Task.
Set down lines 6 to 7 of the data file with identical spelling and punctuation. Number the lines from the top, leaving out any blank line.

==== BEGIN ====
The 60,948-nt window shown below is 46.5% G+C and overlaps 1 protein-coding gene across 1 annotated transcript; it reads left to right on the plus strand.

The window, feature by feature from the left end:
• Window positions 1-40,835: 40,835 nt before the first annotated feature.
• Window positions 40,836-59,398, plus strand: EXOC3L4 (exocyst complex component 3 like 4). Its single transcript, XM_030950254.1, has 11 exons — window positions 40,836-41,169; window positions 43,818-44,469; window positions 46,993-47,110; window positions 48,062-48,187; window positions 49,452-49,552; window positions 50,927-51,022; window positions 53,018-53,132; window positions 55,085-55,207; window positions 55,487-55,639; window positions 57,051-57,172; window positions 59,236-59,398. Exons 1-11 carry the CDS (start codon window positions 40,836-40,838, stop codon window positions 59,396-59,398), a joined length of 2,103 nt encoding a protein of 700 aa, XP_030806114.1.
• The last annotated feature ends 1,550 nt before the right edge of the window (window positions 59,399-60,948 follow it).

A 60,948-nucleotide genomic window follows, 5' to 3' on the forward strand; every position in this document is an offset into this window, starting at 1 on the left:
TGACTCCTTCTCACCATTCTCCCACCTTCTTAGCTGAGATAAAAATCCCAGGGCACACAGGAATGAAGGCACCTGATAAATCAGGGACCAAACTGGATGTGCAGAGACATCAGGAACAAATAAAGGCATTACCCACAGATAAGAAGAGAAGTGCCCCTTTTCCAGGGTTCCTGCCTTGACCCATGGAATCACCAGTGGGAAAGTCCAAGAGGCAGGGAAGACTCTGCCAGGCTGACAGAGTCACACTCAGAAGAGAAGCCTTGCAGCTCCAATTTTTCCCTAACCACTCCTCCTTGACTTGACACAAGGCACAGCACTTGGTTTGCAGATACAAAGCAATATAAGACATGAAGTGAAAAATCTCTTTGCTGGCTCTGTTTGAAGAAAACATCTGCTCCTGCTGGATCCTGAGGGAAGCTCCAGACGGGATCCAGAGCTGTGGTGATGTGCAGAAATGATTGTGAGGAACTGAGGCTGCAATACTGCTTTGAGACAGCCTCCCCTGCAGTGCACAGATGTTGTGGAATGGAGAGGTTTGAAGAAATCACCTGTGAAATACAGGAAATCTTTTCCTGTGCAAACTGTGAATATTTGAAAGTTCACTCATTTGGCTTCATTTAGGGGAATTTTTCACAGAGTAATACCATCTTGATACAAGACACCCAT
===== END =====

A 60,948-nucleotide genomic window follows, 5' to 3' on the forward strand; every position in this document is an offset into this window, starting at 1 on the left:
TGACTCCTTCTCACCATTCTCCCACCTTCTTAGCTGAGATAAAAATCCCAGGGCACACAGGAATGAAGGCACCTGATAAATCAGGGACCAAACTGGATGTGCAGAGACATCAGGAACAAATAAAGGCATTACCCACAGATAAGAAGAGAAGTGCCCCTTTTCCAGGGTTCCTGCCTTGACCCATGGAATCACCAGTGGGAAAGTCCAAGAGGCAGGGAAGACTCTGCCAGGCTGACAGAGTCACACTCAGAAGAGAAGCCTTGCAGCTCCAATTTTTCCCTAACCACTCCTCCTTGACTTGACACAAGGCACAGCACTTGGTTTGCAGATACAAAGCAATATAAGACATGAAGTGAAAAATCTCTTTGCTGGCTCTGTTTGAAGAAAACATCTGCTCCTGCTGGATCCTGAGGGAAGCTCCAGACGGGATCCAGAGCTGTGGTGATGTGCAGAAATGATTGTGAGGAACTGAGGCTGCAATACTGCTTTGAGACAGCCTCCCCTGCAGTGCACAGATGTTGTGGAATGGAGAGGTTTGAAGAAATCACCTGTGAAATACAGGAAATCTTTTCCTGTGCAAACTGTGAATATTTGAAAGTTCACTCATTTGGCTTCATTTAGGGGAATTTTTCACAGAGTAATACCATCTTGATACAAGACACCCAT